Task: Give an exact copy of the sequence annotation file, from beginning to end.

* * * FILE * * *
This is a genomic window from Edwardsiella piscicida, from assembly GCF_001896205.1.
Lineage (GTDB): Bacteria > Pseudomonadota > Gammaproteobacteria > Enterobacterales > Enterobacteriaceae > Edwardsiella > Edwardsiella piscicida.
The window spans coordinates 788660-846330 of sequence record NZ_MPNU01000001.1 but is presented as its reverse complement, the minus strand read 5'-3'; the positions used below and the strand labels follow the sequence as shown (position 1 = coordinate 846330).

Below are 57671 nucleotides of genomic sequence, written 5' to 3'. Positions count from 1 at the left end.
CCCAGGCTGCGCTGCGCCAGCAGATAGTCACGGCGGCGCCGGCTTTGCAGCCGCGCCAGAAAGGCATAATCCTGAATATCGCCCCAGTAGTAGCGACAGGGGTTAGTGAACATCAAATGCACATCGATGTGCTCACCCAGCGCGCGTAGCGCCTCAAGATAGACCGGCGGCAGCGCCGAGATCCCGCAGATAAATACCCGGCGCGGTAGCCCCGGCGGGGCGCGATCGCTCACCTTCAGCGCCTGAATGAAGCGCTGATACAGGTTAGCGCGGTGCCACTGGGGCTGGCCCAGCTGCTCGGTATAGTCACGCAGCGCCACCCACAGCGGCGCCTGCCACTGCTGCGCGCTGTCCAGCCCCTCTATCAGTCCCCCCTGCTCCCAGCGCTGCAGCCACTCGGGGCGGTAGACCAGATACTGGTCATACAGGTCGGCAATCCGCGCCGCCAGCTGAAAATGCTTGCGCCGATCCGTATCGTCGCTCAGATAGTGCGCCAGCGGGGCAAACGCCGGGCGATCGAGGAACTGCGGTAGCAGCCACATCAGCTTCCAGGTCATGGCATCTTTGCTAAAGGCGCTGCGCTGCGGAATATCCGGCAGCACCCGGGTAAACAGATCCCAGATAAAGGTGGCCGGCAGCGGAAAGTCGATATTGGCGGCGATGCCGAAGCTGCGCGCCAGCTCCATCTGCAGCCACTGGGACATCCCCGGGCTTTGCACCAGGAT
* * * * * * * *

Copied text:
This is a genomic window from Edwardsiella piscicida, from assembly GCF_001896205.1.
Lineage (GTDB): Bacteria > Pseudomonadota > Gammaproteobacteria > Enterobacterales > Enterobacteriaceae > Edwardsiella > Edwardsiella piscicida.
The window spans coordinates 788660-846330 of sequence record NZ_MPNU01000001.1 but is presented as its reverse complement, the minus strand read 5'-3'; the positions used below and the strand labels follow the sequence as shown (position 1 = coordinate 846330).

Below are 57671 nucleotides of genomic sequence, written 5' to 3'. Positions count from 1 at the left end.
CCCAGGCTGCGCTGCGCCAGCAGATAGTCACGGCGGCGCCGGCTTTGCAGCCGCGCCAGAAAGGCATAATCCTGAATATCGCCCCAGTAGTAGCGACAGGGGTTAGTGAACATCAAATGCACATCGATGTGCTCACCCAGCGCGCGTAGCGCCTCAAGATAGACCGGCGGCAGCGCCGAGATCCCGCAGATAAATACCCGGCGCGGTAGCCCCGGCGGGGCGCGATCGCTCACCTTCAGCGCCTGAATGAAGCGCTGATACAGGTTAGCGCGGTGCCACTGGGGCTGGCCCAGCTGCTCGGTATAGTCACGCAGCGCCACCCACAGCGGCGCCTGCCACTGCTGCGCGCTGTCCAGCCCCTCTATCAGTCCCCCCTGCTCCCAGCGCTGCAGCCACTCGGGGCGGTAGACCAGATACTGGTCATACAGGTCGGCAATCCGCGCCGCCAGCTGAAAATGCTTGCGCCGATCCGTATCGTCGCTCAGATAGTGCGCCAGCGGGGCAAACGCCGGGCGATCGAGGAACTGCGGTAGCAGCCACATCAGCTTCCAGGTCATGGCATCTTTGCTAAAGGCGCTGCGCTGCGGAATATCCGGCAGCACCCGGGTAAACAGATCCCAGATAAAGGTGGCCGGCAGCGGAAAGTCGATATTGGCGGCGATGCCGAAGCTGCGCGCCAGCTCCATCTGCAGCCACTGGGACATCCCCGGGCTTTGCACCAGGAT